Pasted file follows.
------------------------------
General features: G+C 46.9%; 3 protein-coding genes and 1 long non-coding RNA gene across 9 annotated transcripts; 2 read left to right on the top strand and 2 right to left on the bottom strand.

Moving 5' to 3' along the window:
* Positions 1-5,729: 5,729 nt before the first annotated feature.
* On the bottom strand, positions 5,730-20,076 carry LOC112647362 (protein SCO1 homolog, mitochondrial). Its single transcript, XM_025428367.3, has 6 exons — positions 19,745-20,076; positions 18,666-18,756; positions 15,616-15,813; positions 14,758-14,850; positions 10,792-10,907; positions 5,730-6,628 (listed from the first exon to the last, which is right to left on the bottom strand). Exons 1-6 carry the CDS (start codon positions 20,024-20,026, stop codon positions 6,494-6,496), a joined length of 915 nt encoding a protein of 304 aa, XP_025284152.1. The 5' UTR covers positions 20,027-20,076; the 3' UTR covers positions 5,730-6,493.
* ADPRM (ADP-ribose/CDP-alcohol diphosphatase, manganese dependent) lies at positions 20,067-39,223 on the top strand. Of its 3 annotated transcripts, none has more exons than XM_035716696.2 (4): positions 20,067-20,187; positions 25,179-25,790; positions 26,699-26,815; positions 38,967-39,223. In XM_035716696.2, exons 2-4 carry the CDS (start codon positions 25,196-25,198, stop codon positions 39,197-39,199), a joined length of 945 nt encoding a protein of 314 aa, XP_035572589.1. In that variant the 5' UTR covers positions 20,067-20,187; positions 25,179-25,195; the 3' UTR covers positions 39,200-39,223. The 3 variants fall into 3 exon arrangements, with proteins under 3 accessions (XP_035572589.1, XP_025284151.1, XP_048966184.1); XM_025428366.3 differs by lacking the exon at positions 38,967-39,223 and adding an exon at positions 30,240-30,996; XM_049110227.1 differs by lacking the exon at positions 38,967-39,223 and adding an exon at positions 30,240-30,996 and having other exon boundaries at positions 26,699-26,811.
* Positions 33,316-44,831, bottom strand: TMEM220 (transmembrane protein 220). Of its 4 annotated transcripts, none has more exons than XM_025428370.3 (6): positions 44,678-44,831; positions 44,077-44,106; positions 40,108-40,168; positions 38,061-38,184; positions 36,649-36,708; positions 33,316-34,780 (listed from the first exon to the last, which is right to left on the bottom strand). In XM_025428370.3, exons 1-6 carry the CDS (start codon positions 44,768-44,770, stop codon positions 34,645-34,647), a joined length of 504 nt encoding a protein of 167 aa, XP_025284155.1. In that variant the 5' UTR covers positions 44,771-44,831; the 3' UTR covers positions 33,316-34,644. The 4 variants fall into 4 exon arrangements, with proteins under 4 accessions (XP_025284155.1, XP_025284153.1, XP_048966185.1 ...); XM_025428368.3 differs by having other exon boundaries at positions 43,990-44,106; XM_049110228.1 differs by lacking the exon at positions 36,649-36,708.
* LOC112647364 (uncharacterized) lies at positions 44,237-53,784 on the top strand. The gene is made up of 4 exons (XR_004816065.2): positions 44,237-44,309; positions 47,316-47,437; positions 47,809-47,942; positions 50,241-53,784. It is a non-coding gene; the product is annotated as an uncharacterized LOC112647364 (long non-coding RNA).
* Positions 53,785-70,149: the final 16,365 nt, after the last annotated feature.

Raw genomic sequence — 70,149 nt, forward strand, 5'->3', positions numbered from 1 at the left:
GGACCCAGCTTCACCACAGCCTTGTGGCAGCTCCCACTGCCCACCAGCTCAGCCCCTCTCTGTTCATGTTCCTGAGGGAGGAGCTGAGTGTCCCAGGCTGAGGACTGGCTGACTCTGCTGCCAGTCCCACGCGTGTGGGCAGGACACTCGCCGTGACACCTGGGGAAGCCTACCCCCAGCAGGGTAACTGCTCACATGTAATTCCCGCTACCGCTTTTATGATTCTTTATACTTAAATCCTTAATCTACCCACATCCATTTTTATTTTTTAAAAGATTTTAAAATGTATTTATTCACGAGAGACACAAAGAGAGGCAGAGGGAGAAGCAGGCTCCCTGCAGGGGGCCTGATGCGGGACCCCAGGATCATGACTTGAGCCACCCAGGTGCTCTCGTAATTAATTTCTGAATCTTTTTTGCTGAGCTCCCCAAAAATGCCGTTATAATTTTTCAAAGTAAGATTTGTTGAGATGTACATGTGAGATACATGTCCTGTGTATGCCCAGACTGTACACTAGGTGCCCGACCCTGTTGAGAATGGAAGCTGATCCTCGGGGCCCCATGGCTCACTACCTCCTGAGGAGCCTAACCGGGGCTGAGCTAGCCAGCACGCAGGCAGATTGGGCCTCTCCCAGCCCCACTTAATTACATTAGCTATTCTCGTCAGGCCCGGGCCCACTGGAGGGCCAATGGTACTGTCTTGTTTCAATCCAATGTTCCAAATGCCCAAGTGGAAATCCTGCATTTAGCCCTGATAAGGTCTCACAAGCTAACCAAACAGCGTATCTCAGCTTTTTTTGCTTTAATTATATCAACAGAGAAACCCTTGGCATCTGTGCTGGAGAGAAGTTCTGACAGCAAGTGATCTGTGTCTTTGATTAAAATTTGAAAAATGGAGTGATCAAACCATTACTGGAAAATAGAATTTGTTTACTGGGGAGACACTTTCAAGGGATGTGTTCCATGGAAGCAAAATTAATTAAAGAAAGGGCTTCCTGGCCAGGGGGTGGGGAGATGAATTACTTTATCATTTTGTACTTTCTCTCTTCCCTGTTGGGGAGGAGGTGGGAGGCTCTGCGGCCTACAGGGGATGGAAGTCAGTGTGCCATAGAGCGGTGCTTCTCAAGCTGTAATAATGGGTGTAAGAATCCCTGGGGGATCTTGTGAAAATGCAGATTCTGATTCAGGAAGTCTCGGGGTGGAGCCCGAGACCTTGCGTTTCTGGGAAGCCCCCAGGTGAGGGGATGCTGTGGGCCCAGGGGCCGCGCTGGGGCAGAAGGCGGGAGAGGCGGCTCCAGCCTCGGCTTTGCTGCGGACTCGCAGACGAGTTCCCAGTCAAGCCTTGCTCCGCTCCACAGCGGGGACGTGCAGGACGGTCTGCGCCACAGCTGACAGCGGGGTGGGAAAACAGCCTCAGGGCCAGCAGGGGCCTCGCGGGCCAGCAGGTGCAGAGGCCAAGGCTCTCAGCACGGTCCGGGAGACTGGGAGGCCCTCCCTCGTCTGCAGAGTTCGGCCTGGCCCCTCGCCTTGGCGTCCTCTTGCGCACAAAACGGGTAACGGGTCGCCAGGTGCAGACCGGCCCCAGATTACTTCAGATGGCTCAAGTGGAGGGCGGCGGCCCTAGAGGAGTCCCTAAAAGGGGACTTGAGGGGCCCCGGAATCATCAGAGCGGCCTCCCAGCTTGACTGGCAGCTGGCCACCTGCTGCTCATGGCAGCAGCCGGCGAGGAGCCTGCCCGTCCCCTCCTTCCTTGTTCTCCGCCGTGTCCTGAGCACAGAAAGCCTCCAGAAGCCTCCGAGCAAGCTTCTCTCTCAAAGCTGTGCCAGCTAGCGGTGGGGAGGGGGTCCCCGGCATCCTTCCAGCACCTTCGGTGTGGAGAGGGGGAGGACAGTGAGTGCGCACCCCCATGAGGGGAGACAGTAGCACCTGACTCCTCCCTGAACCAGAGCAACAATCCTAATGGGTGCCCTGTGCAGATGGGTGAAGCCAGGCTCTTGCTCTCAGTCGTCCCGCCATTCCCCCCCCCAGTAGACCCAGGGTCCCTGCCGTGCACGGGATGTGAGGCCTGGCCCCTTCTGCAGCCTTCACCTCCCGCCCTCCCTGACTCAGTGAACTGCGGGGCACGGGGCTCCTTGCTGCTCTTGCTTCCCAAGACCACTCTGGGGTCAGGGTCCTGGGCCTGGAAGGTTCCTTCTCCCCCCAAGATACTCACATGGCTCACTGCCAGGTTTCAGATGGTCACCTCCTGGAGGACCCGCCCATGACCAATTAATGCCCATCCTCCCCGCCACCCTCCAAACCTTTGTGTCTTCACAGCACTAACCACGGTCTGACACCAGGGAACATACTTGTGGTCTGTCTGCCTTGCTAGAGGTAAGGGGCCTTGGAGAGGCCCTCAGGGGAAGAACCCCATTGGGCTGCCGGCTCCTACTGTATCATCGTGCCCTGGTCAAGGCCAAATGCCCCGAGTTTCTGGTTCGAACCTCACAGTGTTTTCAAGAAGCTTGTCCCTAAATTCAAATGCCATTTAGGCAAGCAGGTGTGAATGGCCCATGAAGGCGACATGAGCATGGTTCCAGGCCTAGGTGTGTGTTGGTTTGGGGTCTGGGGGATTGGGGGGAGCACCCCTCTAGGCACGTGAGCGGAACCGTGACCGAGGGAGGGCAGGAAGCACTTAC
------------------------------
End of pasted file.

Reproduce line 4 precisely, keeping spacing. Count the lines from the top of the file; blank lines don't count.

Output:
* On the bottom strand, positions 5,730-20,076 carry LOC112647362 (protein SCO1 homolog, mitochondrial). Its single transcript, XM_025428367.3, has 6 exons — positions 19,745-20,076; positions 18,666-18,756; positions 15,616-15,813; positions 14,758-14,850; positions 10,792-10,907; positions 5,730-6,628 (listed from the first exon to the last, which is right to left on the bottom strand). Exons 1-6 carry the CDS (start codon positions 20,024-20,026, stop codon positions 6,494-6,496), a joined length of 915 nt encoding a protein of 304 aa, XP_025284152.1. The 5' UTR covers positions 20,027-20,076; the 3' UTR covers positions 5,730-6,493.